Arresting . . . skilled . . . moving . . . What really lingers are the vividnesses of [Yousefzada’s] childhood world, the struggles and griefs of his parents, and especially of his mother, to whose life he bears loving witness ― Guardian, Book of the Day

Will be featured in New York Times, Vogue.com, Harpersbazaar.com and Psychology Today in March/April 2022    

Profound and universal . . . a remarkable insight into multicultural Britain and the pain inherent in following your own path ― Guardian

Unhinged Blog Tour

When a police investigator is killed execution-style and Blix’s own daughter is targeted by the killer, he makes a dangerous decision, which could cost him everything. Blix & Ramm are back in a breathless, emotive thriller by two of Norway’s finest crime writers…

‘An exercise in literary tag-teaming from two of Norway’s biggest crime writers with a bold new take … a series with potential’ Sunday Times 

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When police investigator Sofia Kovic uncovers a startling connection between several Oslo murder cases, she attempts to contact her closest superior, Alexander Blix before involving anyone else in the department. But before Blix has time to return her call, Kovic is shot and killed in her own home – execution-style. And in the apartment below, Blix’s daughter Iselin narrowly escapes becoming the killer’s next victim.

Four days later, Blix and online crime journalist Emma Ramm are locked inside an interrogation room, facing the National Criminal Investigation Service. Blix has shot and killed a man, and Ramm saw it all happen.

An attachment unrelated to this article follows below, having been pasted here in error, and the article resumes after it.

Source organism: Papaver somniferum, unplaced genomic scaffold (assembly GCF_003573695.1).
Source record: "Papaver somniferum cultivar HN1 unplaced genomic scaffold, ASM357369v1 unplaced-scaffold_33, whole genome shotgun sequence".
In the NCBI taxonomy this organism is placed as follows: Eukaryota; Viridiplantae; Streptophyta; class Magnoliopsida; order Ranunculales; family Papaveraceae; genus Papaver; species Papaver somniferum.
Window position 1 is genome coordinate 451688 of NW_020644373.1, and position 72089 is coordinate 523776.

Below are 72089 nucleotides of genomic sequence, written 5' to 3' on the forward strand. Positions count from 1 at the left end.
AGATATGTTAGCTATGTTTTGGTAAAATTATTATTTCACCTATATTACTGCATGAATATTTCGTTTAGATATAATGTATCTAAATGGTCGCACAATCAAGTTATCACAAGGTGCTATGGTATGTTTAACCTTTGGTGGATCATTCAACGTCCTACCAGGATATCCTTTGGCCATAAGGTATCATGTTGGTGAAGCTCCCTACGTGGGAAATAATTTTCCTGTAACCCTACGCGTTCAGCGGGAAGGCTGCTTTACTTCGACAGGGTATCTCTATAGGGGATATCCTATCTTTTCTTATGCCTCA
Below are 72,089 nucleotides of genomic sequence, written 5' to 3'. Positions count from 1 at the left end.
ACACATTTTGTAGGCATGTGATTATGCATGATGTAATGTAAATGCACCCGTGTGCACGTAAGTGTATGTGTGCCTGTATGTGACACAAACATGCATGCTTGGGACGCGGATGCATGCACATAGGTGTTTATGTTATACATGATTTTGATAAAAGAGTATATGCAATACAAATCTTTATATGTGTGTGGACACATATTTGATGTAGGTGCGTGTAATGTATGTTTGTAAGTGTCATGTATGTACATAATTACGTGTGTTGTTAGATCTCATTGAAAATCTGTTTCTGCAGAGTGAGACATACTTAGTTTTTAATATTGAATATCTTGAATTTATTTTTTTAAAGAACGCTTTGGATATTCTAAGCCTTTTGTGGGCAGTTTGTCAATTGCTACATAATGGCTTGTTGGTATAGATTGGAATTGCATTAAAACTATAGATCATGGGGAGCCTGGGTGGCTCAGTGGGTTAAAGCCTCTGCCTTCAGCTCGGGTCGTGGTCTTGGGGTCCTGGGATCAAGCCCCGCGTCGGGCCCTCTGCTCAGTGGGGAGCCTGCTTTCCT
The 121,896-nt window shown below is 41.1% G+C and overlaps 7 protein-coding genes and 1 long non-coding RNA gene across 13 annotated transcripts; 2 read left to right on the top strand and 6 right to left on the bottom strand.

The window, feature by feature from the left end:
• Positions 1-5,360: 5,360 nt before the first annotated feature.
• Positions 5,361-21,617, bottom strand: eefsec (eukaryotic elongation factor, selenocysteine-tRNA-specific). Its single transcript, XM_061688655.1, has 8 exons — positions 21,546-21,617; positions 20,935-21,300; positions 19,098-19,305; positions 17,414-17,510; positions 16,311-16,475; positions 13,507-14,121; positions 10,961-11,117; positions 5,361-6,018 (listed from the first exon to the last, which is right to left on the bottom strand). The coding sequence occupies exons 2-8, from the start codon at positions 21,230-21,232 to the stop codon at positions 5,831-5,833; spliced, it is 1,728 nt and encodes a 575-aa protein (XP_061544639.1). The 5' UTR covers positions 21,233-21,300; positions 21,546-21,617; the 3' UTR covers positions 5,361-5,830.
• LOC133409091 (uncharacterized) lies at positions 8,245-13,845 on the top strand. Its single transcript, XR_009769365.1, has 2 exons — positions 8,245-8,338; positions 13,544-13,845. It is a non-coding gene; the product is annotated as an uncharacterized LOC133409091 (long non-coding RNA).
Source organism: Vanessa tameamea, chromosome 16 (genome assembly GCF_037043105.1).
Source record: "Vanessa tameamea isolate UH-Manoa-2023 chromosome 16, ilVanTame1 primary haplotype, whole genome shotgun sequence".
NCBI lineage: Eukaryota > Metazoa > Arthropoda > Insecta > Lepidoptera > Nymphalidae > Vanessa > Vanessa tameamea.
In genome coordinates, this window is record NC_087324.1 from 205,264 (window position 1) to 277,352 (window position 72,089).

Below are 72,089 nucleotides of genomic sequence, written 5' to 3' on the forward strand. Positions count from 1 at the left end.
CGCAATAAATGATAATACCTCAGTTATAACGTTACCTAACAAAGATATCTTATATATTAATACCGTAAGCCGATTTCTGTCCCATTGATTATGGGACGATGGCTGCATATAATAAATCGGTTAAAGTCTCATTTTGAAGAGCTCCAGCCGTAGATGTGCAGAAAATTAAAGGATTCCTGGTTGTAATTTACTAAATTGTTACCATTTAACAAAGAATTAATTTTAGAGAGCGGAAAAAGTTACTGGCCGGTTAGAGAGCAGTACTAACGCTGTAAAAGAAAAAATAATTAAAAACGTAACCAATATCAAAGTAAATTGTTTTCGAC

As Iselin’s life hangs in the balance, under-fire Blix no longer knows who he can trust … and he’s not even certain that he’s killed the right man…

Two of Nordic Noir’s most brilliant writers return with the explosive, staggeringly accomplished, emotive third instalment in the international, bestselling Blix & Ramm series … and it will take your breath away.

Maybe it was because I’m just about to go traveling again for the first time in two years through Covid, that I was really drawn to reading a book set somewhere else. and Unhinged fit the bill perfectly. I was delighted to be invited on the tour by Anne Cater & Random Things Tours and couldn’t wait to travel vicariously to Norway and experience the third instalment of the fantastic Blix & Ramm series, told by two crime writers who are definitely operating at the very top of their form.

When people tell me that they never read translated fiction, I’m always amazed as it seems so short-sighted to imagine that the only people capable of telling good stories are the people who happen to speak your language. Fortunately, Karen from Orenda keeps me supplied with an outstandingly diverse range of talented writers and translators who ensure that I am sampling a worldwide palette of talent right across the reading year! Thanks so much for the incredible translator Megan Turney for bringing this tale so beautifully to life for us.